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High Commissioner's mission to Africa

Briefing notes

High Commissioner's mission to Africa

11 November 2003

UN High Commissioner Ruud Lubbers arrived in the Sudanese capital, Khartoum, early Tuesday morning at the start of the third leg of his four-nation Africa visit which has already taken him to Burundi and Tanzania. This morning the High Commissioner is expected to meet with Sudanese President Omar Al Bashir, his Foreign Minister, Dr. Moustafa Osman Ismail and the Minister of Interior whose docket also covers refugee issues.

Ruud Lubbers is expected to discuss with the Sudan government the final stage of a voluntary return operation started by UNHCR in May 2001 to repatriate hundreds of thousands of Eritrean refugees, some of whom had been in exile for more than 30 years, mainly in camps in eastern Sudan. The High Commissioner is also likely to discuss the Sudan peace talks and the much-awaited peace agreement between the Khartoum government and the Sudan's People's Liberation Movement (SPLM). The agreement, when signed, could pave the way for the possible return, in phases, of more than 570,000 Sudanese refugees in neighbouring countries. UNHCR is currently drawing up a plan for the possible voluntary repatriation of the refugees in an operation which is likely to be one of the most challenging in recent times due to the level of destruction and poor state of infrastructure in south Sudan.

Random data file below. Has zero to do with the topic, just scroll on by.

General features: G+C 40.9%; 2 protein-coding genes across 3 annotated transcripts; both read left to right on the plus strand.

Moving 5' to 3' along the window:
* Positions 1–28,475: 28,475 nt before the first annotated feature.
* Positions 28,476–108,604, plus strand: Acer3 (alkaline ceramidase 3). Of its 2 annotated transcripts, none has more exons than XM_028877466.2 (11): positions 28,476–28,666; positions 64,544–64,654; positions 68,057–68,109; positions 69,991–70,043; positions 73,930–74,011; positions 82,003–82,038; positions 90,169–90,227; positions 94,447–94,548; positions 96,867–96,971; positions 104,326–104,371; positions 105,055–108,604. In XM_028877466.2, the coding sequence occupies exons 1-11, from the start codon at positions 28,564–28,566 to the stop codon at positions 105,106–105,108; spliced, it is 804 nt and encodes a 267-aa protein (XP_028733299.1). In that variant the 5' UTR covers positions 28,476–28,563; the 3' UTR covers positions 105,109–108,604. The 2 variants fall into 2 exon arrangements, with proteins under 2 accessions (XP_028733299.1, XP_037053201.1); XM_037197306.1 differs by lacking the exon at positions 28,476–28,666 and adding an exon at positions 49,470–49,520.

Tomorrow, Wednesday, the High Commissioner is scheduled to travel to South Sudan to a location called New Site where he is expected to meet with SPLM leader, Dr. John Garang. New Site which is close to the Kenyan north-western border town of Lokichokio is Dr. Garang's base in the south. Ruud Lubbers will hold further discussions with him about the possible return and reintegration of Sudanese refugees.

Lubbers' three-day Sudan visit comes on the heels of a similar visit to Burundi and Tanzania. While in Tanzania (8-10 Nov.) the High Commissioner appealed to the Tanzanian government to uphold its long-standing tradition of hospitality to refugees. He assured the Tanzanian government which is hosting more than 480,000 refugees, among them more than 360,000 Burundians, that UNHCR was looking at expanding its return operation to Burundi to include all other areas of the country. Until now, UNHCR's return operation has been limited to the relatively safe northern provinces of Muyinga and Ngozi. In his meetings, yesterday (Monday), with senior government officials, among them Tanzania's Foreign Minister, Jakaya Kikwete and the Minister for Home Affairs, Omar Mapuri, Ruud Lubbers stressed that UNHCR staff will be meeting next week in the Burundi capital, Bujumbura, to plan a possible expansion of the return operation from Tanzania to Burundi. He said that a review of the security situation would also be undertaken in conjunction with the UN Security Co-ordination Office (UNSECOORD) in New York to allow for the deployment of UNHCR staff to possible areas of return, particularly in southern Burundi.